So the hunt for the terrorists in France is over. The bad guys got a number of bullets each and the most part of their hostages survived the experience. Thanks to the French special forces and to the huge number of policemen and military personnel involved. But it’s not over. By any means, it will be never over. Not in France, nor in any other country. It’s time to tell the truth, to think about the subject “terrorism” with a broader focus and the will to solve some problem here and there.
You see, the attack at “Charlie Hebdo” wasn’t a black swan. There were a number of alerts related to a possible attack on French soil and I have no doubt at all that they do all their best to prevent that. But when you have a number of deranged men and women in your country, filled with rage and hate, ready to give themselves up for a fight you have to consider that you simply cannot stop all of them, and that sooner or later some of them will make headlines killing somebody. Targeting terrorist with lethal force is useful only when they’re already set in motion.
It’s the matter of rage and hate. Or, if you like to dig a bit more into the subject, it’s about inequality and social contracts. There’s no such thing as a specific mindset for terrorists, nor there is any biological factor that drive a men or a woman in that specific behavior. What we know for sure is that there are specific economical and social conditions that drive out of social contract a great number of citizens in our beloved western countries and that is the fuel for many young and not-so-young people to have their hearts and minds filled with rage and hate.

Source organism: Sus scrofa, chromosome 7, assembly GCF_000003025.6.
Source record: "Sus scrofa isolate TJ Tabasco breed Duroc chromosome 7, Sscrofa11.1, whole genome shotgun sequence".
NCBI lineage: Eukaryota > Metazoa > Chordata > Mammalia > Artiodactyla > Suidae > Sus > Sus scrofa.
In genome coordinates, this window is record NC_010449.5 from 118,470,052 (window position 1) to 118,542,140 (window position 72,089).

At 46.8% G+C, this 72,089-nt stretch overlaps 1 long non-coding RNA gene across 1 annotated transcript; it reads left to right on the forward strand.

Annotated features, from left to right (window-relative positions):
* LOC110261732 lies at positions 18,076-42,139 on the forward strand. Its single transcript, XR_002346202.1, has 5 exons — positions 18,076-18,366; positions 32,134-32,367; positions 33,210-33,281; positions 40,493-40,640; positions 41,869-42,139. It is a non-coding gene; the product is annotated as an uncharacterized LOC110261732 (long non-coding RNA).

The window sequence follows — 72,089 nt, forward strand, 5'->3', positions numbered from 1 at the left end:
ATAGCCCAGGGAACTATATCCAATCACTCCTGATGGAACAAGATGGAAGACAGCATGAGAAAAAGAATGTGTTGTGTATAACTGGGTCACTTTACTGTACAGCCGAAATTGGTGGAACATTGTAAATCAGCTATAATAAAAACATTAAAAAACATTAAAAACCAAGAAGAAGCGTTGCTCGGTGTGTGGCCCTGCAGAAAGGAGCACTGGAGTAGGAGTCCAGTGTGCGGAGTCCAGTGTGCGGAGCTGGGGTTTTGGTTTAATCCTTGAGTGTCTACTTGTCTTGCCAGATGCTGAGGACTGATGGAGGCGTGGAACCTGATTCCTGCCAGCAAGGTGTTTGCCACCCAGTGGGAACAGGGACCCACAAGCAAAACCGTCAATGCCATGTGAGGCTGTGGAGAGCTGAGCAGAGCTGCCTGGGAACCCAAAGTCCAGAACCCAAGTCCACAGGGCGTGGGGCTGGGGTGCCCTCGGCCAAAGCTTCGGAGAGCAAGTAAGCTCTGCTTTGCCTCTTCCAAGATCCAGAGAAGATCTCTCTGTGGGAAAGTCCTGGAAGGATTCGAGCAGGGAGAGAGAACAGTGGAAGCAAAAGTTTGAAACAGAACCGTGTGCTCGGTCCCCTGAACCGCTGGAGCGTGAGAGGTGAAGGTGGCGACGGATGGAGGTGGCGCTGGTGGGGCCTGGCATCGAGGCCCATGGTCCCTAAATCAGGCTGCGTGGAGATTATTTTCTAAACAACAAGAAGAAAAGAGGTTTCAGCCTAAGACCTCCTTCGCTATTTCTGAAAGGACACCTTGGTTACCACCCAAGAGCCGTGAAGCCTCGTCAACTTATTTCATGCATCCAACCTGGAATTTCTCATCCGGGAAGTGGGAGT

It’s something we should recognize. The first wave of terrorist attacks (according to the definitions given by David C. Rapoport) was about the anarchist movements, almost one hundred years ago. And what was the basic kick-off for them? Inequality, injustice and the poor conditions of so many people in the richest countries of the world. The second wave was about anticolonialism and it’s easy to see the conflict between nations that colonize other countries. The word inequality was spilled all over the fight. The leftist wave that hit the world in the ’70s was nominally against the same factors and the current religious-driven wave feed on the same stuff.
We should answer to some questions here. What drives a young European citizen to enroll in jihaidist organizations like ISIS? And why we, as citizens of the same countries, do not ask for more incisive actions against poverty and injustice instead of generally asking for “more security”? And again, why we choose to focus only in what is showing up in the media and let slip out of our collective attention what’s going on in Nigeria, Syria, Yemen or Chechnya? This is an interconnected world, we should always remember that. We can’t let down a country or a region and hope that nothing bad comes out of such a choice.